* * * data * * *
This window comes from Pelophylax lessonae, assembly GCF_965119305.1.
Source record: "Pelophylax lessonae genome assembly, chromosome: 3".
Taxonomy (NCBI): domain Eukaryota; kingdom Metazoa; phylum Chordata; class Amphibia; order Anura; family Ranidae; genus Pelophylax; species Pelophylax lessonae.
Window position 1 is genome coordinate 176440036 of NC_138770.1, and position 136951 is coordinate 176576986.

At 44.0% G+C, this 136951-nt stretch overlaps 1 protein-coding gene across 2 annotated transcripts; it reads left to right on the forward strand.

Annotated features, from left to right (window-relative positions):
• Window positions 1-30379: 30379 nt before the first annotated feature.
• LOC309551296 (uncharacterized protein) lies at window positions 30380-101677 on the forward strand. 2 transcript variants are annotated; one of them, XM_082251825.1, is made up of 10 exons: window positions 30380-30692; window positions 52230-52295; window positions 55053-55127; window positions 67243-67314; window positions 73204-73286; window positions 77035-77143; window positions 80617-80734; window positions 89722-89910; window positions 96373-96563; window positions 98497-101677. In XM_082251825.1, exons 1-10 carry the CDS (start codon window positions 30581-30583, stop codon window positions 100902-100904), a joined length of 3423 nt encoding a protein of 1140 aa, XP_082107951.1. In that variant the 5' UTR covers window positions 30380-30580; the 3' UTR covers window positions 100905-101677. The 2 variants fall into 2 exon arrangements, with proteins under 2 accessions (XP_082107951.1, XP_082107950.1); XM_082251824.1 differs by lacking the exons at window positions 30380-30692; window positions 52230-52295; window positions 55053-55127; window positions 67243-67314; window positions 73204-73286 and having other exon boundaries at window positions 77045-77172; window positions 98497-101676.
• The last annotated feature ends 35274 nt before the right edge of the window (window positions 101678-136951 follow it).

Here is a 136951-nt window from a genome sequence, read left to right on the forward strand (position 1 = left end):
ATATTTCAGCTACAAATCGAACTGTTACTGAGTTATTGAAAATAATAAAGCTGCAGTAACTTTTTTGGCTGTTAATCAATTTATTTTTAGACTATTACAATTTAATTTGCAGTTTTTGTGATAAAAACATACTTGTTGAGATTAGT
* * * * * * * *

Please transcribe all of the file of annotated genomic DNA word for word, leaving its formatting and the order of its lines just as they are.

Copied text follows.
This window comes from Pelophylax lessonae, assembly GCF_965119305.1.
Source record: "Pelophylax lessonae genome assembly, chromosome: 3".
Taxonomy (NCBI): domain Eukaryota; kingdom Metazoa; phylum Chordata; class Amphibia; order Anura; family Ranidae; genus Pelophylax; species Pelophylax lessonae.
Window position 1 is genome coordinate 176440036 of NC_138770.1, and position 136951 is coordinate 176576986.

At 44.0% G+C, this 136951-nt stretch overlaps 1 protein-coding gene across 2 annotated transcripts; it reads left to right on the forward strand.

Annotated features, from left to right (window-relative positions):
• Window positions 1-30379: 30379 nt before the first annotated feature.
• LOC309551296 (uncharacterized protein) lies at window positions 30380-101677 on the forward strand. 2 transcript variants are annotated; one of them, XM_082251825.1, is made up of 10 exons: window positions 30380-30692; window positions 52230-52295; window positions 55053-55127; window positions 67243-67314; window positions 73204-73286; window positions 77035-77143; window positions 80617-80734; window positions 89722-89910; window positions 96373-96563; window positions 98497-101677. In XM_082251825.1, exons 1-10 carry the CDS (start codon window positions 30581-30583, stop codon window positions 100902-100904), a joined length of 3423 nt encoding a protein of 1140 aa, XP_082107951.1. In that variant the 5' UTR covers window positions 30380-30580; the 3' UTR covers window positions 100905-101677. The 2 variants fall into 2 exon arrangements, with proteins under 2 accessions (XP_082107951.1, XP_082107950.1); XM_082251824.1 differs by lacking the exons at window positions 30380-30692; window positions 52230-52295; window positions 55053-55127; window positions 67243-67314; window positions 73204-73286 and having other exon boundaries at window positions 77045-77172; window positions 98497-101676.
• The last annotated feature ends 35274 nt before the right edge of the window (window positions 101678-136951 follow it).

Here is a 136951-nt window from a genome sequence, read left to right on the forward strand (position 1 = left end):
ATATTTCAGCTACAAATCGAACTGTTACTGAGTTATTGAAAATAATAAAGCTGCAGTAACTTTTTTGGCTGTTAATCAATTTATTTTTAGACTATTACAATTTAATTTGCAGTTTTTGTGATAAAAACATACTTGTTGAGATTAGT